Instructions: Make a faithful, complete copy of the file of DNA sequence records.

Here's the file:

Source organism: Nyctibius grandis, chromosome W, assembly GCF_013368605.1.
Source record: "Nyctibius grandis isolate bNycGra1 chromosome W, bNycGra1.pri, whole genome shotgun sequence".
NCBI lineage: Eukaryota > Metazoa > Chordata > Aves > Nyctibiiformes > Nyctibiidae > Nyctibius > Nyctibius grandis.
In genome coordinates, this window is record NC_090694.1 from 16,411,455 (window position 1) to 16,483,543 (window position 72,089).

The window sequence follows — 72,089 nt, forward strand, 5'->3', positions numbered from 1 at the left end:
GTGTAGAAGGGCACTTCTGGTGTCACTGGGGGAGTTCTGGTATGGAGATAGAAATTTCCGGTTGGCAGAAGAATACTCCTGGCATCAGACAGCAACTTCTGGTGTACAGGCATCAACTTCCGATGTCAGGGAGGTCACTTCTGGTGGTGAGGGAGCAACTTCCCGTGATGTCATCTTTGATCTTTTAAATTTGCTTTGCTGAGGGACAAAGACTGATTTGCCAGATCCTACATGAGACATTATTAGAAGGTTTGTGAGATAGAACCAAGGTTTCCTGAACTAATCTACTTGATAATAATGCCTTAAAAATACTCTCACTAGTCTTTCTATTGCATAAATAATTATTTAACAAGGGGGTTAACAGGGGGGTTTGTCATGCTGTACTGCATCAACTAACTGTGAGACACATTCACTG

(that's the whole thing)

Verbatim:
Source organism: Nyctibius grandis, chromosome W, assembly GCF_013368605.1.
Source record: "Nyctibius grandis isolate bNycGra1 chromosome W, bNycGra1.pri, whole genome shotgun sequence".
NCBI lineage: Eukaryota > Metazoa > Chordata > Aves > Nyctibiiformes > Nyctibiidae > Nyctibius > Nyctibius grandis.
In genome coordinates, this window is record NC_090694.1 from 16,411,455 (window position 1) to 16,483,543 (window position 72,089).

The window sequence follows — 72,089 nt, forward strand, 5'->3', positions numbered from 1 at the left end:
GTGTAGAAGGGCACTTCTGGTGTCACTGGGGGAGTTCTGGTATGGAGATAGAAATTTCCGGTTGGCAGAAGAATACTCCTGGCATCAGACAGCAACTTCTGGTGTACAGGCATCAACTTCCGATGTCAGGGAGGTCACTTCTGGTGGTGAGGGAGCAACTTCCCGTGATGTCATCTTTGATCTTTTAAATTTGCTTTGCTGAGGGACAAAGACTGATTTGCCAGATCCTACATGAGACATTATTAGAAGGTTTGTGAGATAGAACCAAGGTTTCCTGAACTAATCTACTTGATAATAATGCCTTAAAAATACTCTCACTAGTCTTTCTATTGCATAAATAATTATTTAACAAGGGGGTTAACAGGGGGGTTTGTCATGCTGTACTGCATCAACTAACTGTGAGACACATTCACTG